From MicrobeWiki, the student-edited microbiology resource
Revision as of 01:52, 29 November 2013 by Vwang23 (talk | contribs)
Jump to: navigation, search


Syphilis is a sexually transmitted disease (STD) in which humans are the only known host. Confirmed in 2005, syphilis is caused by the bacterium Treponema pallidum [1]. Infection can occur by blood transfusion through open wounds or the mucosal membrane during sexual intercourse. Syphilis can also be transmitted from mother to child via the placenta during pregnancy, leading to congenital cases of syphilis. Syphilis has four stages (primary, secondary, latent, late) with characteristic symptoms in which infectivity is greatest during the first two stages [2].

Primary syphilis is characterized by a painless ulcer, usually at the site of infection, and swollen lymph nodes [3]. Secondary syphilis is usually when infected patients seek medical help due to painful lesions as well as rash on their hands, feet and trunk [3]. Latent syphilis patients have bouts of secondary syphilis symptoms appearing and disappearing without medical intervention. This is stage is when fetal transmission can occur. Late syphilis is dominated with patients who have no further symptoms than those of previous stages. A small but significant portion experience gumma that can manifest in critical organs such as the heart and the liver. Many die at this stage from cardiovascular and neurological complications [3].


There are three hypotheses concerning the origin of syphilis. One theory is that syphilis was brought back to Europe by the explorer, Christopher Columbus, and his crew. A second hypothesis proposes that syphilis is a mutation from a bacterial disease already present in Europe. The last and least supported hypothesis suggests that the Old World, or Europe, had transported syphilis to the New World, or North America [4].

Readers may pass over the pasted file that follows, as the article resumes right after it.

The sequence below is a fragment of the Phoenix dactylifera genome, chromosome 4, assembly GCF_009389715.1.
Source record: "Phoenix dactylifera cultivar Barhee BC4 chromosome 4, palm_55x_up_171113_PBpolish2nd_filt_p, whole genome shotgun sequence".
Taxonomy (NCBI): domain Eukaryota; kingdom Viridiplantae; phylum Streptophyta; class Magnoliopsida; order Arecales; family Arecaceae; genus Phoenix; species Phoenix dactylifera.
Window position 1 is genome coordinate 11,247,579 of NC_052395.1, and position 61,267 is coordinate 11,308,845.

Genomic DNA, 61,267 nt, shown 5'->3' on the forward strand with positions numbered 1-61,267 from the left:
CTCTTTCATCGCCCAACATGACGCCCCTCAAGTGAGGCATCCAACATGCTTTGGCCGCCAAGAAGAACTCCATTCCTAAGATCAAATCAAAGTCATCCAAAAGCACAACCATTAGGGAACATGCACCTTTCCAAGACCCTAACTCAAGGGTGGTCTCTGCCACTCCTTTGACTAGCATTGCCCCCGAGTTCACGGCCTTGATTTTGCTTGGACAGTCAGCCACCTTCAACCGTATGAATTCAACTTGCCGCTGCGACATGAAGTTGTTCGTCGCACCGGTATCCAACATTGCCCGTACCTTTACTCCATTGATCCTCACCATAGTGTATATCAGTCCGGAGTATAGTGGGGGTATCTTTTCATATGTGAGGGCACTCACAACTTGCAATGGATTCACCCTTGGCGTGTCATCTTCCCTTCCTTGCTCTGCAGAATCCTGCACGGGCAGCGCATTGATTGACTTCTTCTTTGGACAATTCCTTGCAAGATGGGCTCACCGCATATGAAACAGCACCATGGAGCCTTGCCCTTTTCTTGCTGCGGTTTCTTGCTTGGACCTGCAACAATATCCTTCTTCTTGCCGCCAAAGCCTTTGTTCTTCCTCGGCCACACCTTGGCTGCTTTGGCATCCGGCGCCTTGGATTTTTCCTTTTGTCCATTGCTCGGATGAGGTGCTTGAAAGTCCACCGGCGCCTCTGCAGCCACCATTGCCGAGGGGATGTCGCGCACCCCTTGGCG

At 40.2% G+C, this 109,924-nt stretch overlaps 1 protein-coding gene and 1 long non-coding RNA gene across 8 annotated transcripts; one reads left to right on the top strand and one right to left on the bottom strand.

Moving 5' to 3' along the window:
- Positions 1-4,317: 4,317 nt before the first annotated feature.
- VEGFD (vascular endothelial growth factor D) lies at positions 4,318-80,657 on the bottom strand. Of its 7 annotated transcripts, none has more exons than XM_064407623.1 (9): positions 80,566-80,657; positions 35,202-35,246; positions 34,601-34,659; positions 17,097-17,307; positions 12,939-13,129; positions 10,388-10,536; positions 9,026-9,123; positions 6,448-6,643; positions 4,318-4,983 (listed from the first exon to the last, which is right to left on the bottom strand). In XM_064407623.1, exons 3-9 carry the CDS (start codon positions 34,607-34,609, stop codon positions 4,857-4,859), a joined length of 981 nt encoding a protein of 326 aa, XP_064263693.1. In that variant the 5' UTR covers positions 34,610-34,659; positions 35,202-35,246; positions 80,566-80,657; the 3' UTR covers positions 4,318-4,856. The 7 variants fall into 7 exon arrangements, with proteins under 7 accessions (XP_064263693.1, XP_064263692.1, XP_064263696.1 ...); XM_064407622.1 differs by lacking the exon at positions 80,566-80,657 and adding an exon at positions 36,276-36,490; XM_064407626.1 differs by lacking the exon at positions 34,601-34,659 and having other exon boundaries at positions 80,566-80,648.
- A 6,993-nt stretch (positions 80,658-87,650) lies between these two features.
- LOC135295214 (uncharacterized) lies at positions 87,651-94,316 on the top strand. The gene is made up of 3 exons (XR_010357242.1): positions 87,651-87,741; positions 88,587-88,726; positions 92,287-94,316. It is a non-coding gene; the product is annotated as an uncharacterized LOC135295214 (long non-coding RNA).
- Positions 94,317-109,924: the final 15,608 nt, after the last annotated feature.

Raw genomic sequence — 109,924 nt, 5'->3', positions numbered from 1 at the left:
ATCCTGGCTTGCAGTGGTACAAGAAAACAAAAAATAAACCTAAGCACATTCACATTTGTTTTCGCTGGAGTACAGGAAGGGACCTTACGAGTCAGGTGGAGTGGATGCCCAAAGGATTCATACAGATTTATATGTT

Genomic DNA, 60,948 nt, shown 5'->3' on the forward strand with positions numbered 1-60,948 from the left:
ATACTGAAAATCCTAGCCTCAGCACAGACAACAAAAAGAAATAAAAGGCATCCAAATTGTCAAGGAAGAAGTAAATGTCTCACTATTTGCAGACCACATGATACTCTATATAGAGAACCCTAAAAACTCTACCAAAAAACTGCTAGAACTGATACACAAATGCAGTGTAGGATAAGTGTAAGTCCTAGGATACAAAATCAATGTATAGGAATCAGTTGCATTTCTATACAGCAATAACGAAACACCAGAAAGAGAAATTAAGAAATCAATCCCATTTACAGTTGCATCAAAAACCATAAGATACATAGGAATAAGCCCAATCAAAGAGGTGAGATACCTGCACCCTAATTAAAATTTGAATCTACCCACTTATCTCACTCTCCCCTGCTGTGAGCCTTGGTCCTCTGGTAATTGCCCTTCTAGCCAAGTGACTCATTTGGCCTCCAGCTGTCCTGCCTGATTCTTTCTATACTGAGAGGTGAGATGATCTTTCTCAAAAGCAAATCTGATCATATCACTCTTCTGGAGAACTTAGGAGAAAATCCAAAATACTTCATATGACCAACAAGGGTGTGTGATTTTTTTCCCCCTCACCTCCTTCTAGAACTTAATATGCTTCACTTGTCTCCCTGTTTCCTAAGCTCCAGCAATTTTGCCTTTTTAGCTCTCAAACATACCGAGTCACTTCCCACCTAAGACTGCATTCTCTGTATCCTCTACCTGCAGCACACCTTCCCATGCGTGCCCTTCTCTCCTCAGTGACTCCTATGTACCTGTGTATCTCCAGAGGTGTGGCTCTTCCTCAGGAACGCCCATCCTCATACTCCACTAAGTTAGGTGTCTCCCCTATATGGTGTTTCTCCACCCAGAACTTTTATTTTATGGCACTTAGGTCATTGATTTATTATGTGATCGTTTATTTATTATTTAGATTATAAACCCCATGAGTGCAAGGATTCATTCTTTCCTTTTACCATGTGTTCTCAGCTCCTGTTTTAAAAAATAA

As syphilis victims have distinct skeletal characteristics which include periosteal reaction, tibial remodeling and bone destruction or gumma, this was used to confirm the existence of syphilis at Dominance Republic pre-Columbus as Columbus and his crew had landed in Dominican Republic. Furthermore, examination of individual cases with similar skeletal marks in Europe are not indicative of syphilis or other treponemal diseases [4]. This evidence, then, also overturns the second and third hypotheses.

Tibia with periosteal reaction [4]

It is important to note that although syphilis itself did not exist in pre-Columbian Europe, other treponemal diseases are noted. For instance, the origin is speculated to be from Africa in the form of yaws which was transmitted through to Asia becoming bejel. Further migration led to the spread of bejel from Asia to North America. During this time period, bejel is thought to have mutated into the treponemal disease we now call syphilis.

First Recorded Case and Early Treatments

The first written record of syphilis was recorded in 1495 when Charles the VIII invaded Naples. His troops then spread the disease through Europe. Lesions were the main symptom among the infected. Early treatments for syphilis varied from simple heat baths to mercury treatment, which persisted until the early 1900s [5].

Development of Treatments

When Treponema pallidum was first observed in 1905 by Schaudinn and Hoffman, many more effective treatments followed this discovery. Primitive chemotherapy using arsenic was explored by John Stokes and later in 1917, malaria therapy or "fever treatment" was used to treat later stage syphilis [5]. Revolutionarily effective treatment in the form of salvarsan was developed by Ehrlich in 1909. However, it was not until 1943, was penicillin was used to treat syphilis [5]. Penicillin, administered intramuscularly, is still the primary treatment in modern medicine.